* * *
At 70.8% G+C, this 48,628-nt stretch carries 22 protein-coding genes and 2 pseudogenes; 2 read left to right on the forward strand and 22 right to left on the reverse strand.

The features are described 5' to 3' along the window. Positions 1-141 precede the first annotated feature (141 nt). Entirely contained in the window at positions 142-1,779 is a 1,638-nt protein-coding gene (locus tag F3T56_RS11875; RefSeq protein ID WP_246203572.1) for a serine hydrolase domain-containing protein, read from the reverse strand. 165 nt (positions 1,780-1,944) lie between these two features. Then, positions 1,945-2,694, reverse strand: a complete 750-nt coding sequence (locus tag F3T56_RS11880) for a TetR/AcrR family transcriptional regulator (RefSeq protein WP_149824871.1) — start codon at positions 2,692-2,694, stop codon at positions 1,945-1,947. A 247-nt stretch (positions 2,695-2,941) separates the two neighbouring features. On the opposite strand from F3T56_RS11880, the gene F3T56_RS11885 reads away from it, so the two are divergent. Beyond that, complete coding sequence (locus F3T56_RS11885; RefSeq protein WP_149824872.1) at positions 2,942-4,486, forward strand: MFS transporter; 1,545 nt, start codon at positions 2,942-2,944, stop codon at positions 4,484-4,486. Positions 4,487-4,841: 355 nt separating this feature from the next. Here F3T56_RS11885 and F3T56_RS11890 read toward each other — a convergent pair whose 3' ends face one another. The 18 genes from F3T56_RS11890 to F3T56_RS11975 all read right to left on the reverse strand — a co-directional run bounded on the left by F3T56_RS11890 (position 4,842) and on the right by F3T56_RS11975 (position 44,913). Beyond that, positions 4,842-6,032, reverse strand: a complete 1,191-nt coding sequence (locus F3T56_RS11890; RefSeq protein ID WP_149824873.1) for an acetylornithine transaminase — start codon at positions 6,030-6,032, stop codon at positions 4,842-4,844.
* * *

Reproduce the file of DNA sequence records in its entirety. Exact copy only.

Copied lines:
At 70.8% G+C, this 48,628-nt stretch carries 22 protein-coding genes and 2 pseudogenes; 2 read left to right on the forward strand and 22 right to left on the reverse strand.

The features are described 5' to 3' along the window. Positions 1-141 precede the first annotated feature (141 nt). Entirely contained in the window at positions 142-1,779 is a 1,638-nt protein-coding gene (locus tag F3T56_RS11875; RefSeq protein ID WP_246203572.1) for a serine hydrolase domain-containing protein, read from the reverse strand. 165 nt (positions 1,780-1,944) lie between these two features. Then, positions 1,945-2,694, reverse strand: a complete 750-nt coding sequence (locus tag F3T56_RS11880) for a TetR/AcrR family transcriptional regulator (RefSeq protein WP_149824871.1) — start codon at positions 2,692-2,694, stop codon at positions 1,945-1,947. A 247-nt stretch (positions 2,695-2,941) separates the two neighbouring features. On the opposite strand from F3T56_RS11880, the gene F3T56_RS11885 reads away from it, so the two are divergent. Beyond that, complete coding sequence (locus F3T56_RS11885; RefSeq protein WP_149824872.1) at positions 2,942-4,486, forward strand: MFS transporter; 1,545 nt, start codon at positions 2,942-2,944, stop codon at positions 4,484-4,486. Positions 4,487-4,841: 355 nt separating this feature from the next. Here F3T56_RS11885 and F3T56_RS11890 read toward each other — a convergent pair whose 3' ends face one another. The 18 genes from F3T56_RS11890 to F3T56_RS11975 all read right to left on the reverse strand — a co-directional run bounded on the left by F3T56_RS11890 (position 4,842) and on the right by F3T56_RS11975 (position 44,913). Beyond that, positions 4,842-6,032, reverse strand: a complete 1,191-nt coding sequence (locus F3T56_RS11890; RefSeq protein ID WP_149824873.1) for an acetylornithine transaminase — start codon at positions 6,030-6,032, stop codon at positions 4,842-4,844.